Wrong! This is a very common misconception that isn’t true. Remember that a concussion can also occur when your head rapidly moves back and forth after experiencing a direct blow to the body. Additionally, many studies have shown that only around 10% of concussed patients will lose consciousness after the injury(6).
Myth 2 | Symptoms of a concussion appear immediately after you experience a brain-injury
This fact is also not true! Symptoms can appear a couple of hours, days, and even weeks after the injury. It is important to monitor your symptoms over time and to follow up with your health care provider if you are experiencing any unusual and/or new symptoms.
Myth 3 | A person should rest after a concussion and should avoid all forms of physical activity.
Contrary to popular belief, this fact is incorrect. Engaging in your everyday activities can actually help with your recovery after a concussion(7). With that being said, it is important to talk to your healthcare provider(s) about the types of exercises you should or shouldn’t be doing to avoid overexerting yourself.
Who can help with my concussion recovery?
Trying to figure out who or where to receive help from after experiencing a head-injury can be extremely overwhelming! It is important to seek immediate medical attention from a doctor if you are experiencing any of the symptoms listed above. Once you have been evaluated by a physician, you may be referred or choose to see a different healthcare provider to help manage your post-concussion symptoms. Here are some examples of those professionals!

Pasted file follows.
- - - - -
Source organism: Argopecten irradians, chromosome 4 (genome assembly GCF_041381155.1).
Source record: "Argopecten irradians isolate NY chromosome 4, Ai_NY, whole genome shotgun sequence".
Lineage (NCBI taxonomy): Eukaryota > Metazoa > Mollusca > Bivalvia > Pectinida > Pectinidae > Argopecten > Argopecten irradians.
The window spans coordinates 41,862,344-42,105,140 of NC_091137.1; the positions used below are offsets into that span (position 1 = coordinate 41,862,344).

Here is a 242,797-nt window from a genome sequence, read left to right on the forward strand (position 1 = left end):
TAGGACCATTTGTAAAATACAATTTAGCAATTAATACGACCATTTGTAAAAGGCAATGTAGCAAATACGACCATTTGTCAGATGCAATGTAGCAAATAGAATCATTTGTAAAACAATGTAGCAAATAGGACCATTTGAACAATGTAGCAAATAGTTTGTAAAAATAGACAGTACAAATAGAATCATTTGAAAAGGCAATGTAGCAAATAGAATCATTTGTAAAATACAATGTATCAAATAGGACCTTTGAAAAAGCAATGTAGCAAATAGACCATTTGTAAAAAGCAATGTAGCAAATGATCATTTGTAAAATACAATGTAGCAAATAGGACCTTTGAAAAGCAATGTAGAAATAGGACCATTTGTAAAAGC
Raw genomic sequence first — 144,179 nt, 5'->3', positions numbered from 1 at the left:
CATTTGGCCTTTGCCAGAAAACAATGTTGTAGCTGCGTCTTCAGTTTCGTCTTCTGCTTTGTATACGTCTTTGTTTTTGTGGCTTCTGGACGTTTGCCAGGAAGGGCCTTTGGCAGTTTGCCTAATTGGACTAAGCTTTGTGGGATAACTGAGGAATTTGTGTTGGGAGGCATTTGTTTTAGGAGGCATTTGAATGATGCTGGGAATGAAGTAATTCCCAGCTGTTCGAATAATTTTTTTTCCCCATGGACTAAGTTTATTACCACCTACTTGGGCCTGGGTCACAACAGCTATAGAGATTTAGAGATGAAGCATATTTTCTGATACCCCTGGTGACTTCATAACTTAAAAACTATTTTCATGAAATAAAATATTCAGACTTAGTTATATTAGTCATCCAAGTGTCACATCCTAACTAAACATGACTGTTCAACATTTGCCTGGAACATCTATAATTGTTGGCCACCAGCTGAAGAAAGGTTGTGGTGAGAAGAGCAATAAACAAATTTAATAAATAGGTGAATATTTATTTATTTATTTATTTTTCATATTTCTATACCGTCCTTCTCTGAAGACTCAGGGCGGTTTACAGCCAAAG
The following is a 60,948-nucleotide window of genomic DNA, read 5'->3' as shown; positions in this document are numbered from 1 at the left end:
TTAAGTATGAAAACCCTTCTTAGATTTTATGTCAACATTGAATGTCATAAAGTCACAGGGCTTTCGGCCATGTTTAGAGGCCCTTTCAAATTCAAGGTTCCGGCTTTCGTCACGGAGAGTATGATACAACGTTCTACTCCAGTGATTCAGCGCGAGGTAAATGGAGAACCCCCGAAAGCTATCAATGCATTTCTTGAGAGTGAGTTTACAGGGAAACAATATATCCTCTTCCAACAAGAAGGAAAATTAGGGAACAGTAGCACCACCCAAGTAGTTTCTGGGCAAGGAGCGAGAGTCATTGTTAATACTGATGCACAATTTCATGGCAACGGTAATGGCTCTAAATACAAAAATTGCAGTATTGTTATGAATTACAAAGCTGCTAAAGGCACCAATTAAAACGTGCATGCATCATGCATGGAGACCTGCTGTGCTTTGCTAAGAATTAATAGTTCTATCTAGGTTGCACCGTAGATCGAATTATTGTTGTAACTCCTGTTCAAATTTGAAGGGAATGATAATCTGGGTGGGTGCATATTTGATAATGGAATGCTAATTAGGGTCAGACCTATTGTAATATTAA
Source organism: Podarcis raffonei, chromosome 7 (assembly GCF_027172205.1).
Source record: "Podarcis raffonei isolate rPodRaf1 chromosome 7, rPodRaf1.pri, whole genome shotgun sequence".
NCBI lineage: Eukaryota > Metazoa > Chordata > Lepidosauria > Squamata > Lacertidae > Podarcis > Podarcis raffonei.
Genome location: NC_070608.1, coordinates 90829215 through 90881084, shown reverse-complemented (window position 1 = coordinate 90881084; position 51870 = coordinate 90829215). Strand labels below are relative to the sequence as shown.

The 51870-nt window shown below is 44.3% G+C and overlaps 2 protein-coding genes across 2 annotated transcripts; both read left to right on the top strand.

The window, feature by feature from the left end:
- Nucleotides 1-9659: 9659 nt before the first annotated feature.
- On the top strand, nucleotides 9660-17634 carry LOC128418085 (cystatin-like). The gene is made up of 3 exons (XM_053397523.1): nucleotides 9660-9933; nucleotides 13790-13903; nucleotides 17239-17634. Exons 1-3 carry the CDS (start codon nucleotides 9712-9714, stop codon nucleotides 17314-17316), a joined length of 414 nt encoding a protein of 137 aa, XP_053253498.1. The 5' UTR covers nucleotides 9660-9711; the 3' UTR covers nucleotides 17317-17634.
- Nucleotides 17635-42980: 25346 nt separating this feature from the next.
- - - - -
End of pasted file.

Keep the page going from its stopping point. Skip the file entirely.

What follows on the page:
You may decide to see an occupational therapist if your concussion has gotten in the way of your ability to participate in the day-to-day activities that are important to you. Many of the physical, emotional, and cognitive symptoms discussed above can get in the way of engaging in activities related to leisure (social activities, hobbies), productivity (e.g. work, school), or self-care (e.g. grooming, cooking, sleep hygiene) (8).
Occupational therapists can also provide education on energy conservation techniques, sleep hygiene, and relaxation strategies to help manage symptoms.
Speech Therapists have the specialized knowledge to address communication related impairments that occur after a concussion. Depending on the extent of your injury, communication impairments can include symptoms like slower thinking, problems learning new information, impaired language and reading comprehension, and reduced ability to follow and engage in conversations (9).
Counsellors also play an important role in addressing the less obvious mental health consequences following a concussion. For some individuals, the psychological and emotional effects of a concussion including depression, anxiety, irritability, and mood swings can be present a year after their injury (10).
Finally, kinesiologists are professionals focused on using physical activity as a method of treatment to improve performance and function. This is especially relevant in concussion treatment where personalized exercise programs are important to promote physical activity early on in recovery.
Why choose Swift Health therapists for your concussion recovery?
All Swift Health therapists are regulated health professionals with post-professional training on concussion management. All therapists (OTs, SLPs, Counsellors, and Kinesiologists) are registered with their respective regulatory body to ensure they meet the necessary education qualifications to provide safe and ethical care. Our therapists at Swift Health use a multidisciplinary team-based approach to concussion management whereby Occupational Therapists, Speech Therapists, Kinesiologists, and Councillors work together to achieve the same goal of supporting our client’s individual needs.